HENDERSON, J., delivered the opinion of the Court.
Appellants are three domestic corporations of the State of Maryland who leased five parcels of land from the United States of America and constructed apartment projects thereon, the land in each case being located within military or other reservations over which the federal government has exclusive jurisdiction. The County Commissioners of Anne Arundel County and Harford County assessed appellants for ordinary taxation both as to the land and the buildings. Appellants then took an appeal to the State Tax Commission, which reversed the assessments as to the land, but sustained the assessments as to the buildings. The appellants appealed to the Baltimore City Court; there was no cross-appeal. The court affirmed the assessments, and the appeal comes here. It is conceded that the principles in all five cases are the same, so we shall discuss only the facts relating to Meade Heights, Inc.
The lease of the land was for a period of 75 years, at a ground rental of $720 per annum, with a provision that title to all improvements erected thereon should be and remain in the lessee. At the termination of the lease, the lessee was to have the right to remove the improvements if it so elected. If it should not elect to do so, they would become the property of the government without compensation to the lessee. During the term of the lease the lessee was to fully insure the improvements for its own benefit and the benefit of any mortgagee. The government agreed to provide certain services, such as police and fire protection and garbage collection, on a reimbursement basis. The lessee agreed to comply with all applicable State, county and municipal laws as to construction, sanitation, licenses, permits and all other matters. The lease provided that the lessee should pay "all taxes, assessments, and similar charges,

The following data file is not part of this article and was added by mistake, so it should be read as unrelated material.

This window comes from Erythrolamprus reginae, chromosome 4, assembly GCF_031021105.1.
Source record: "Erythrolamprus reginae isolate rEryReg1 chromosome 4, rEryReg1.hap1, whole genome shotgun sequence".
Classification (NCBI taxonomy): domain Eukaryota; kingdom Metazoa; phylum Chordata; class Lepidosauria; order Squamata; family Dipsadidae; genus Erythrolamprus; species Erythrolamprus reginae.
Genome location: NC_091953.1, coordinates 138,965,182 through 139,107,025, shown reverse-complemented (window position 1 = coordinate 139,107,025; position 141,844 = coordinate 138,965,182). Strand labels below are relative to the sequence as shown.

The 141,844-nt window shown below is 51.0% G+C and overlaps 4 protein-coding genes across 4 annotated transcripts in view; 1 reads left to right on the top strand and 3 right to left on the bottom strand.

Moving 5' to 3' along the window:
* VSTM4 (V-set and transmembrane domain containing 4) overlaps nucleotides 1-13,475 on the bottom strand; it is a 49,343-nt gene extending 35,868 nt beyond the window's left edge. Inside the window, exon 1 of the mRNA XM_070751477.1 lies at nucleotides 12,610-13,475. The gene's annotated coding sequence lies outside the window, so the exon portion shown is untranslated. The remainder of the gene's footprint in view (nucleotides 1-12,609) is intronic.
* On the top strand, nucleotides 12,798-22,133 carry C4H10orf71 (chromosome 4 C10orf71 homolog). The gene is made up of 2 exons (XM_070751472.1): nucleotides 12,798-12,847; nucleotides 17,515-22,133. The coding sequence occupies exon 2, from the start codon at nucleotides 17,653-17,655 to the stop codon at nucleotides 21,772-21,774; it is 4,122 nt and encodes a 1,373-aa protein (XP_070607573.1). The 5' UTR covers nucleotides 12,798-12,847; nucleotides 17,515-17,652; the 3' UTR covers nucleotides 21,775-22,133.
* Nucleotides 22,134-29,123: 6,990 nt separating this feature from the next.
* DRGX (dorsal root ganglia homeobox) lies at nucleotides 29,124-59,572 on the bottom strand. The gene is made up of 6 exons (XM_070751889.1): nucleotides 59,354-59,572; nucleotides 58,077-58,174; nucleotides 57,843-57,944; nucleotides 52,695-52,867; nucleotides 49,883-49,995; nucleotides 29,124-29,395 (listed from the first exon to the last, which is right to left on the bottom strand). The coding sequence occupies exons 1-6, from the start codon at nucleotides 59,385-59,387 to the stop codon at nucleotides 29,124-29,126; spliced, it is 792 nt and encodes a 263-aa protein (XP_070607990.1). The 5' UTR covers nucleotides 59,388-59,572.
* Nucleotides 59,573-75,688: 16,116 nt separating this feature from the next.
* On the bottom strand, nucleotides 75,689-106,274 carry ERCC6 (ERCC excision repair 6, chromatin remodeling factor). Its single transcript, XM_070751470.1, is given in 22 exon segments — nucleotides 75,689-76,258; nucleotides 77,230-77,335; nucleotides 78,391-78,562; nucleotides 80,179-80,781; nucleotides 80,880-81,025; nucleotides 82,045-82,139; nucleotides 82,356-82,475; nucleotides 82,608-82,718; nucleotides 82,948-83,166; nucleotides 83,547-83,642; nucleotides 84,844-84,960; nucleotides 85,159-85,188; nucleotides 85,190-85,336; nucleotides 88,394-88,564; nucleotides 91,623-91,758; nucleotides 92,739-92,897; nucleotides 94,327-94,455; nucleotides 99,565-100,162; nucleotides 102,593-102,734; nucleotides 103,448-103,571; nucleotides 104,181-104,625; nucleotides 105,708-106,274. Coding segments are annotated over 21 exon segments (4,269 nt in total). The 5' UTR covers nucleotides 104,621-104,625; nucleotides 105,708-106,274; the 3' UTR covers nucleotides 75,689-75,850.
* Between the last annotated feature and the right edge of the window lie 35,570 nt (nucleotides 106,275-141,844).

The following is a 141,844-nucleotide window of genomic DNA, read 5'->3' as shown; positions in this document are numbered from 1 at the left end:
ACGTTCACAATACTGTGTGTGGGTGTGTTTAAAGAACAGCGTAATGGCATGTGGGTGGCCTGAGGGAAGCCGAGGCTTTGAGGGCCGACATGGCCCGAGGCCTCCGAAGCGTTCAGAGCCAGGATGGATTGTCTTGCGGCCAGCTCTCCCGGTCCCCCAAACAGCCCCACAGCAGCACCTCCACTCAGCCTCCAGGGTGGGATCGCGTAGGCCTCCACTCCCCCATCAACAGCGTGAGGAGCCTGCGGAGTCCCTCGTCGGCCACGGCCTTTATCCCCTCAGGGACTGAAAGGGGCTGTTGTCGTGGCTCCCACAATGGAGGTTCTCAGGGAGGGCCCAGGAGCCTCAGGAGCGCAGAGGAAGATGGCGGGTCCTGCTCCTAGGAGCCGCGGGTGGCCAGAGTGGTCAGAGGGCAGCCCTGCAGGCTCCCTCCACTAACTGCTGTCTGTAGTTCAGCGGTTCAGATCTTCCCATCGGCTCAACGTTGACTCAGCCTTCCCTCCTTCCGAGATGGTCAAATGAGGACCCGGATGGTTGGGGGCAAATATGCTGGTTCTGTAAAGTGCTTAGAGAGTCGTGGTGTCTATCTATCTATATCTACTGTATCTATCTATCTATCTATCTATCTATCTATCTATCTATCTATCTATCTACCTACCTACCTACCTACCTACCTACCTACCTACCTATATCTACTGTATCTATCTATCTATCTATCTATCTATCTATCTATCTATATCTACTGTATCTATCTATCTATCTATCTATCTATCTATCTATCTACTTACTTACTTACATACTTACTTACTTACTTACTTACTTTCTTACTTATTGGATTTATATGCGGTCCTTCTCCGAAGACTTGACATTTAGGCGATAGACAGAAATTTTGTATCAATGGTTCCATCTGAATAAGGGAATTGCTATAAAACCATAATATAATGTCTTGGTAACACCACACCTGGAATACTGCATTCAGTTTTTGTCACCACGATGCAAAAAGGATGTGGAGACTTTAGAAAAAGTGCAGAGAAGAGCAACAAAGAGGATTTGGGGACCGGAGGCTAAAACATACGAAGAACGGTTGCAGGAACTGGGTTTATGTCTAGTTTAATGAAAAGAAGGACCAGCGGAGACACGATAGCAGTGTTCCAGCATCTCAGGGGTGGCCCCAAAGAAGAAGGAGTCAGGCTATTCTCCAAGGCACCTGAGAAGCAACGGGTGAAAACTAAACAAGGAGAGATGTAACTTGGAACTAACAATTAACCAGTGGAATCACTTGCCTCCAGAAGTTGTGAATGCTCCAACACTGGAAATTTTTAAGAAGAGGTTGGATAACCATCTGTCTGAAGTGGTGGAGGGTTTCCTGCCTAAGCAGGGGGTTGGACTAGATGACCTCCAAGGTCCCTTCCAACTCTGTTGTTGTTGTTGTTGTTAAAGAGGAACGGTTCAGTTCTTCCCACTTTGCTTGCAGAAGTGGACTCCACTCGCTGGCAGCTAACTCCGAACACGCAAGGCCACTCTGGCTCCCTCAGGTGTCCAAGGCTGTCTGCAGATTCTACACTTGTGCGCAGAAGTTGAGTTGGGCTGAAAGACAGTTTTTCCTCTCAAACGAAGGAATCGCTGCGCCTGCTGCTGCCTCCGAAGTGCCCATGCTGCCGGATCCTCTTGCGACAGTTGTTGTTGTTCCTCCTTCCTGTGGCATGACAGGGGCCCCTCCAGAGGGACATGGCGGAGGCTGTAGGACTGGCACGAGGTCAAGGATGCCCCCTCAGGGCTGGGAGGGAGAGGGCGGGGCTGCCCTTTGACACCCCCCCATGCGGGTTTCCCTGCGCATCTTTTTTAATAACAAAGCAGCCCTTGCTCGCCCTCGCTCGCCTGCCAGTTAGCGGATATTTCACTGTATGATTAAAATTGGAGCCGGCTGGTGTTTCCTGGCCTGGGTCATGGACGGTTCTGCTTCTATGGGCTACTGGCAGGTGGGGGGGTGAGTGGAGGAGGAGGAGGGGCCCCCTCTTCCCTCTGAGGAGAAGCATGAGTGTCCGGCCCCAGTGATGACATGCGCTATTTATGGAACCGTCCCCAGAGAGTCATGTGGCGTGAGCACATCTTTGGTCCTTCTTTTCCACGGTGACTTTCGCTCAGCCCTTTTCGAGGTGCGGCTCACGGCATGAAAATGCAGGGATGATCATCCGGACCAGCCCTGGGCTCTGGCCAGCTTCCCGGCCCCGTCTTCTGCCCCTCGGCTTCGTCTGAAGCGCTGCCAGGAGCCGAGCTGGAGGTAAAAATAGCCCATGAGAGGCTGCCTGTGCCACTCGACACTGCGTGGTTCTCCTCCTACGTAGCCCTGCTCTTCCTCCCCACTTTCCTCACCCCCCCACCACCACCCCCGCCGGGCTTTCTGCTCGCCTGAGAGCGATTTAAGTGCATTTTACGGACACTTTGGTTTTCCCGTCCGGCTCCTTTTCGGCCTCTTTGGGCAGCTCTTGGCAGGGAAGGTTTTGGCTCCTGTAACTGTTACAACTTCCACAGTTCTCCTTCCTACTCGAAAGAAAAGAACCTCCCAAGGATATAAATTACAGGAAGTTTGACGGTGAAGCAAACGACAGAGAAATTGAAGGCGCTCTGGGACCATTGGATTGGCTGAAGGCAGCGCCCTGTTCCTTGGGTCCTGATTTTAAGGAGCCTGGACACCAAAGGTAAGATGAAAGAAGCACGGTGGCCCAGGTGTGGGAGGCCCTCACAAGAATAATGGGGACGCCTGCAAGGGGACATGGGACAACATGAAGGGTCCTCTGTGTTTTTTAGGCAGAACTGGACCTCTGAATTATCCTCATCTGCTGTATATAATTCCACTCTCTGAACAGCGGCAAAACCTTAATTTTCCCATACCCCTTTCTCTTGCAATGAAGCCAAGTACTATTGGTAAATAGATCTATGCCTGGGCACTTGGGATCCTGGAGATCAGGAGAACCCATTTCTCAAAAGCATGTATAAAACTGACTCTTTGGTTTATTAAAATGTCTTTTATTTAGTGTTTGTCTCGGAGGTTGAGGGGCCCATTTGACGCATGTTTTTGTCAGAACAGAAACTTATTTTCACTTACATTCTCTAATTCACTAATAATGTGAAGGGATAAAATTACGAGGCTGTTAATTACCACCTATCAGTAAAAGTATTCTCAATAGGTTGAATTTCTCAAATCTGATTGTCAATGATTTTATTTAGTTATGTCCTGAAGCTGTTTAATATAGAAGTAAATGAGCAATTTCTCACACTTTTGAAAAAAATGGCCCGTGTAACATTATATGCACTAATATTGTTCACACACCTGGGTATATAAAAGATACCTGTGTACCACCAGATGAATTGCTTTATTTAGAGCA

The State Tax Commission and the court below held that the appellant had the only substantial interest in the buildings erected by it under the terms of the lease, and could be assessed on the full value thereof. Appellant contends that the lessee does not hold a complete interest in the buildings and, therefore, an assessment measured by the full value of the buildings goes beyond the permissibe limits of state taxation, as fixed by Congress. Appellant also contends that the law of Maryland does not authorize the taxation of any interest in property less than a fee simple interest. The United States, as intervenor, supports the first contention, but takes no position as to the second. We shall deal with the contentions in inverse order.
Section 7(1), Article 81, Code of 1951, provides for the "assessment to the owner and taxation for ordinary taxes" of "all real properties in this State, by whomsoever owned, including that owned or leased by the United States, or any department or agency of the United States,
In Baltimore Dry Dock Co. v. Baltimore City, 97 Md. 97, 54 A. 623, land previously conveyed to the United States was conveyed by it to a private corporation, on condition that the latter should build a drydock according to prescribed specifications and operate it, giving free dockage to government vessels. The conveyance provided that the property should revert to the United States absolutely, if the property should be used for any other purpose, or if the drydock were unfit for use for a period of six months. The court said: "Under this conveyance the appellant did not acquire the absolute fee-simple title to the land, but took only an estate therein limited to a particular use under special conditions and
The appellant contends, however, that the law was changed by the repeal of the so-called omnibus clause of the tax law in 1929. We do not agree. Section 2, Article 81, prior to 1929, provided that certain types of property should be exempt, and then stated that "all other property of every kind, nature and description within this State * * * shall be valued and assessed for the purpose of state, county and municipal taxation to the respective owners thereof." The amendments adopted by Chapter 226, Acts of 1929, undertook to list the types of taxable property and then spell out the exceptions. But it is clear from the report of the Revision Commission of 1928, that no change in substance was intended. As stated in the preamble to Section 1, the intention was to codify and clarify, not to make changes in substance. The right of taxation is never to be presumed to be surrendered. M. & C.C. of Baltimore v. B. & O.R.R. Co., 6 Gill 288; Co. Comm'rs v. Sisters of St. Joseph, 48 Md. 34; Sindall v. Baltimore City, 93 Md. 526, 530, 49 A. 645; Clarke v. Union Tr. Co. of D.C., 192 Md. 127, 134, 63 A.2d 635.
The language we have quoted making real property, including leaseholds, taxable to the owner was not designed to create an exemption. The provisions of Section 3(c), Article 81, Code of 1951, providing that the owner of certain limited interests in real and personal property shall be treated as the owner in fee for purposes of taxation, merely allows the person in possession